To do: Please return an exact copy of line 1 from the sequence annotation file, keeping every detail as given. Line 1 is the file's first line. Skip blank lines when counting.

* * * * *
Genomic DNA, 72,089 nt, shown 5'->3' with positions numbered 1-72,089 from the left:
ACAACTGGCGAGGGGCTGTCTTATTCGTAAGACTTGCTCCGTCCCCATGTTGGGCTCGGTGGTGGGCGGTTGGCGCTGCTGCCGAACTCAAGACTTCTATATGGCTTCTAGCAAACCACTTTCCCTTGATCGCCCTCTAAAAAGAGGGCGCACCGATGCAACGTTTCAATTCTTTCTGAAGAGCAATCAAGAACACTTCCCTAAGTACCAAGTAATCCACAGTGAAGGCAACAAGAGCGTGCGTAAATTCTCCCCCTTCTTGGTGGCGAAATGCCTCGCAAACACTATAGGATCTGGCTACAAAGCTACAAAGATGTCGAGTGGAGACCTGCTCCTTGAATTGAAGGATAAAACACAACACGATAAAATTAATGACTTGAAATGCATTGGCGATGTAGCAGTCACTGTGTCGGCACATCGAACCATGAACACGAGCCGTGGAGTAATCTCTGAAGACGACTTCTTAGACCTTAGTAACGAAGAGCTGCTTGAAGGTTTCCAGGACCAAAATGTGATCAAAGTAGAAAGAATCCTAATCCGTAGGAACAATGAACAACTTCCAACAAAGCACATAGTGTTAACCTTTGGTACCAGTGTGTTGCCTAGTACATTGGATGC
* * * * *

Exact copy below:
Genomic DNA, 72,089 nt, shown 5'->3' with positions numbered 1-72,089 from the left: